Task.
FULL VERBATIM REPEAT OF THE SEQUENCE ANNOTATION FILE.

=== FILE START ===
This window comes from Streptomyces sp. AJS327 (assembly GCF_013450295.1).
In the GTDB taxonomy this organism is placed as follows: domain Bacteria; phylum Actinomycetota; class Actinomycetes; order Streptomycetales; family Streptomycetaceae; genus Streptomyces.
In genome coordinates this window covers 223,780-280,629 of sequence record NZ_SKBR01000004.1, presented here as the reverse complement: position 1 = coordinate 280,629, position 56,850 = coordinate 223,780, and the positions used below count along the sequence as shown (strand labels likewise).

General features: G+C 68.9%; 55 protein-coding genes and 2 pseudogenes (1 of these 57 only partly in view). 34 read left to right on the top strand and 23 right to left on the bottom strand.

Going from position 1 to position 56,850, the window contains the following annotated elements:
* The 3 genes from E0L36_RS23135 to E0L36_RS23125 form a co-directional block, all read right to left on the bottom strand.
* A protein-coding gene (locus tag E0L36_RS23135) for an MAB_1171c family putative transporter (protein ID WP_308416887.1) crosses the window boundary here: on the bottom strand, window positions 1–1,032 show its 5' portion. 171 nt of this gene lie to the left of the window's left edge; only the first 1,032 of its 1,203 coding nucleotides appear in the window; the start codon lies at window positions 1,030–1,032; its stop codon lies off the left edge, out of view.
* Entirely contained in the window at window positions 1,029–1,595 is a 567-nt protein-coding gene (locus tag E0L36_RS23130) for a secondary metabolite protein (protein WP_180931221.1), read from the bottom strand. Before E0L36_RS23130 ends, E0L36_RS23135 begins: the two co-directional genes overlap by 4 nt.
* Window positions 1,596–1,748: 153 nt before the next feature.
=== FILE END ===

This window comes from Streptomyces sp. AJS327 (assembly GCF_013450295.1).
In the GTDB taxonomy this organism is placed as follows: domain Bacteria; phylum Actinomycetota; class Actinomycetes; order Streptomycetales; family Streptomycetaceae; genus Streptomyces.
In genome coordinates this window covers 223,780-280,629 of sequence record NZ_SKBR01000004.1, presented here as the reverse complement: position 1 = coordinate 280,629, position 56,850 = coordinate 223,780, and the positions used below count along the sequence as shown (strand labels likewise).

General features: G+C 68.9%; 55 protein-coding genes and 2 pseudogenes (1 of these 57 only partly in view). 34 read left to right on the top strand and 23 right to left on the bottom strand.

Going from position 1 to position 56,850, the window contains the following annotated elements:
* The 3 genes from E0L36_RS23135 to E0L36_RS23125 form a co-directional block, all read right to left on the bottom strand.
* A protein-coding gene (locus tag E0L36_RS23135) for an MAB_1171c family putative transporter (protein ID WP_308416887.1) crosses the window boundary here: on the bottom strand, window positions 1–1,032 show its 5' portion. 171 nt of this gene lie to the left of the window's left edge; only the first 1,032 of its 1,203 coding nucleotides appear in the window; the start codon lies at window positions 1,030–1,032; its stop codon lies off the left edge, out of view.
* Entirely contained in the window at window positions 1,029–1,595 is a 567-nt protein-coding gene (locus tag E0L36_RS23130) for a secondary metabolite protein (protein WP_180931221.1), read from the bottom strand. Before E0L36_RS23130 ends, E0L36_RS23135 begins: the two co-directional genes overlap by 4 nt.
* Window positions 1,596–1,748: 153 nt before the next feature.